At the p-n junction, electrons and holes are produced after establishing the electric field. Electrons move in the opposite direction of the holes, that is, the negatively charged side of the solar panel. The movement of electrons and holes across a solar panel produces a voltage differential across the panel. The voltage difference is necessary for generating power from the solar panel.

Electrons migrate through the metal contacts at both ends of the solar panel due to the voltage difference between the top and bottom of the panel. Metal contacts act as a conduit for electricity, enabling electrons to go through the solar panel. As a result, electrical energy is produced.

The Making of Solar Panels

The process of making solar cells involves the following seven steps:

Purify the Silicon

A carbon arc is used in an electric arc furnace to release the oxygen trapped in silicon dioxide. The remaining substances after the purification process are carbon dioxide and molten Silicon. The resulting Silicon has an impurity level of only 1%. The floating zone technique involves periodically passing rods of 99% pure silicon across a heated zone in the same direction. The contaminated portion of the rod can be readily cut off and thrown away by employing this technique repeatedly.

Creating Single Crystal Silicon

Single-crystal Silicon is created via the Czochralski Method, which involves dipping a seed silicon crystal into molten polycrystalline Silicon. A cylindrical ingot or boule is made by rotating the seed crystal extracted from the molten polycrystalline material.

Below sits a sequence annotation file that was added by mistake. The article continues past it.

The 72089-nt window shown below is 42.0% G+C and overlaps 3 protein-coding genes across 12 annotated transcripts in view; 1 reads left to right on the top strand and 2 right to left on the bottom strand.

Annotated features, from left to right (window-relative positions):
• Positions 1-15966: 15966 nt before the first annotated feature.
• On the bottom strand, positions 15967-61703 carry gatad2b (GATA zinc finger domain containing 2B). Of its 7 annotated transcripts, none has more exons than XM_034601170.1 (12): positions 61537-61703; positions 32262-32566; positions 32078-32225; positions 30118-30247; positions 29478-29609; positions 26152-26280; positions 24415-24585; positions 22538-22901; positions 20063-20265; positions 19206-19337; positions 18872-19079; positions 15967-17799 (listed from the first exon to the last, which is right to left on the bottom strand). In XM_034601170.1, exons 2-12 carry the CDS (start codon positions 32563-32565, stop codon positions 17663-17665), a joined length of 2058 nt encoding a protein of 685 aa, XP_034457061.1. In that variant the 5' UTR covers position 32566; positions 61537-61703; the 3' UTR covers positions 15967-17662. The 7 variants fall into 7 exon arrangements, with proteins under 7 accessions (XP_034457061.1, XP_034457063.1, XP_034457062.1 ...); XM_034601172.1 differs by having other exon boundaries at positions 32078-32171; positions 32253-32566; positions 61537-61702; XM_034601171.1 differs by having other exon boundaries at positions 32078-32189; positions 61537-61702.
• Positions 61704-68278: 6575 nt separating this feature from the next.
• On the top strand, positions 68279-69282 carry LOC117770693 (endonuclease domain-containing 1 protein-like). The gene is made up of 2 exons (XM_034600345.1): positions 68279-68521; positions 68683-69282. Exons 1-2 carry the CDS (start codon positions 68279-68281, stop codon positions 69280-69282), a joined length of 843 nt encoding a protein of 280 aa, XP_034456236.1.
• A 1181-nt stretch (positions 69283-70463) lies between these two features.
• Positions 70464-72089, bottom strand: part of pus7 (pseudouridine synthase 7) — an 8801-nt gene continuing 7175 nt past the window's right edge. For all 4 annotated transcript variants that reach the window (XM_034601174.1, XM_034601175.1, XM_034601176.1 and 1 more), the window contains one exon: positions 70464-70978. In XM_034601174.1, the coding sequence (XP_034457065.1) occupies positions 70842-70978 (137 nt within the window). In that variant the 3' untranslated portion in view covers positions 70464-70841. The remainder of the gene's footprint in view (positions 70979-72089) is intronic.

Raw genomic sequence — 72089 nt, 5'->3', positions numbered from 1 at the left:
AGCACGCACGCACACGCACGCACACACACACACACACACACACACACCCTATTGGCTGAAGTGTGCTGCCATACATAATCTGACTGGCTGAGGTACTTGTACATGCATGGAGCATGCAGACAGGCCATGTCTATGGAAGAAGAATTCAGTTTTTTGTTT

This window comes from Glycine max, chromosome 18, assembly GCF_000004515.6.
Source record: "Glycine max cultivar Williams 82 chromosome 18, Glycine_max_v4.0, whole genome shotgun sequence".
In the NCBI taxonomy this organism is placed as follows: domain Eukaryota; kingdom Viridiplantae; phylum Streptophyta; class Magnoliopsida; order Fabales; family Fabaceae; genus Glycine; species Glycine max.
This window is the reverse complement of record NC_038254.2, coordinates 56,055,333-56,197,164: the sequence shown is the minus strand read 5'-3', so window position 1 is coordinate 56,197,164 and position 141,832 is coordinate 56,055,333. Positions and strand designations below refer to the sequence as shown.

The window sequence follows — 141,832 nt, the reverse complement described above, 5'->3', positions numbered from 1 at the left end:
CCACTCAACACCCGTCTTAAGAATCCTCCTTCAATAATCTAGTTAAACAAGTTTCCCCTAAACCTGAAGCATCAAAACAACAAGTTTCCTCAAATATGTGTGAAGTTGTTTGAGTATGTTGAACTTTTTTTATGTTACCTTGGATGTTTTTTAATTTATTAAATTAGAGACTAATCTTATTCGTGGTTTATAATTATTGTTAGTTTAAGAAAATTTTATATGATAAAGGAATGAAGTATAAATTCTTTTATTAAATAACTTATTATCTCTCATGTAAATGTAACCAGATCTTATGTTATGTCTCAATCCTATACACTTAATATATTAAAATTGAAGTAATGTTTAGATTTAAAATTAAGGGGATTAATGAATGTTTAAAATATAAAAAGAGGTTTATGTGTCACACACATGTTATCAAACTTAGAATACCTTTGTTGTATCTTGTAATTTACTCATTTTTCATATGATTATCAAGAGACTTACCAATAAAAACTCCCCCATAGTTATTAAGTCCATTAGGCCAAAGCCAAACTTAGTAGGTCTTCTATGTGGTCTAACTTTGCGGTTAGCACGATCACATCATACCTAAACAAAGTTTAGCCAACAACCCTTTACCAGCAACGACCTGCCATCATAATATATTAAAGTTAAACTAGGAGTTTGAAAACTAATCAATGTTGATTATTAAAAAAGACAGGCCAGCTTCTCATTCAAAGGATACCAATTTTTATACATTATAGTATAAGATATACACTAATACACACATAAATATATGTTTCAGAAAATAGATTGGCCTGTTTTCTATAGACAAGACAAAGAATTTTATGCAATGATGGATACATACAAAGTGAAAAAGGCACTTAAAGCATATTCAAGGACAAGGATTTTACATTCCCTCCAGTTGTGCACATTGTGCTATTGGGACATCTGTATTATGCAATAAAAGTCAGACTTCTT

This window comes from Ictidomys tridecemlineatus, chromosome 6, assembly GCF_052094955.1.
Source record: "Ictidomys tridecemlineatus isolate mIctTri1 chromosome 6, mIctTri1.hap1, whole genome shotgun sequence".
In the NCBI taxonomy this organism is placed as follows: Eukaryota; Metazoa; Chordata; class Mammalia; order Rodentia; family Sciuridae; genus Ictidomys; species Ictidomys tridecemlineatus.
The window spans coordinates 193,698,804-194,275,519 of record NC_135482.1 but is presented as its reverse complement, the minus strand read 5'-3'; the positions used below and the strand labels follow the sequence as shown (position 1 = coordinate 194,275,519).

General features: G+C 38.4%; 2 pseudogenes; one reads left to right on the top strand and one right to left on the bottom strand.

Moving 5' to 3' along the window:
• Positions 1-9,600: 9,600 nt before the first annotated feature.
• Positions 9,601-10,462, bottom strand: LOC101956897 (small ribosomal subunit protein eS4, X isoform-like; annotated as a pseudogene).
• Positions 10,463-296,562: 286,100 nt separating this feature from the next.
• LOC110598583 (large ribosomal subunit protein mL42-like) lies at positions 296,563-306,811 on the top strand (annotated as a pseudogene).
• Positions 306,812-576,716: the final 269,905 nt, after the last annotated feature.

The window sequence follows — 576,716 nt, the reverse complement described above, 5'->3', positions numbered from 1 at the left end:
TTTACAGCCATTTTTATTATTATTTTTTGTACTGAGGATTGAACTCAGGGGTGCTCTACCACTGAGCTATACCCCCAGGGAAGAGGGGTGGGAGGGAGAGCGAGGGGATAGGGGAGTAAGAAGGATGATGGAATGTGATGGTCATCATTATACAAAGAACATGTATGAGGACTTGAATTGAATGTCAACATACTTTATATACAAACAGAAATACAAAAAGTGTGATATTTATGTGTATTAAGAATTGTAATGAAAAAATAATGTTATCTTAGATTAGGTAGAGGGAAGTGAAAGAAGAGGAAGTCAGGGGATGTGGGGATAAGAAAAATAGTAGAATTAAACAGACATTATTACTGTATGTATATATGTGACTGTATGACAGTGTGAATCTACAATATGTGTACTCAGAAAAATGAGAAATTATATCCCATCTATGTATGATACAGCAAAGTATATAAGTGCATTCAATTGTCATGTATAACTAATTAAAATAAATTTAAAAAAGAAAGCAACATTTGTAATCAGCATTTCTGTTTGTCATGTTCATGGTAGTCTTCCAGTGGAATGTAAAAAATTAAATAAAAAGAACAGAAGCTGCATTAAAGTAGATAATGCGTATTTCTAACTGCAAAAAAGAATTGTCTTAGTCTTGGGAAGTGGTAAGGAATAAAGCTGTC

Cut The Silicon Wafers

The second-stage boule is cut into silicon wafers with a circular saw. When Silicon is etched using a diamond saw, uniform slices are produced, which can then be further shaped into squares or hexagons for more effective assembly on the surface of a solar cell. Wafers are usually polished to remove saw marks, although some manufacturers skip this step because cells with more texture will absorb more light.


Impurities can now be reintroduced into the Silicon after it has been cleaned. Doping adds foreign material, such as phosphorus ions, to a nugget. Adjusting the ionization rate can precisely control the treatment’s penetration depth. This step is not required if boron is injected as the wafers are sliced, which is the usual process.

Add Electrical Contacts

The electrical connectors used to connect solar cells collect the generated current. Thin metals, like copper or palladium, are used to make these connections, allowing sunlight to penetrate the cell still. The metal is either vacuum evaporated using a photoresist or is coated on the exposed area because wax only covers a fraction of the cells. After the connections are made, the cells are separated by thin strips, often made of copper that has been tin-coated.

Add the Anti-Reflective Coating

With its reflective qualities, Silicon may refract up to 35% of the sunlight it is exposed to. Silicon is covered with anti-reflective material to lessen light loss due to reflection. The procedure often involves silicon oxide or titanium dioxide, which is heated until the molecules boil off and transfer to the latter, where they condense. A high voltage can also sputter the material, which entails removing molecules from the substance and depositing them on Silicon at the opposing electrode.

Encapsulate the Cell

The solar cells are enclosed in silicon rubber or ethylene vinyl acetate before being mounted in an aluminum frame with a backing sheet and a glass or plastic cover.


Solar panels ensure the production of clean, sustainable electrical energy from solar energy. Solar cells convert sunlight into usable energy through the photovoltaic effect. Electricity from solar panels has many benefits, including lowering greenhouse gas emissions and supplying a renewable energy source. The solar panel system is intriguing and crucial for the world to meet its energy needs and help create a greener, more sustainable world.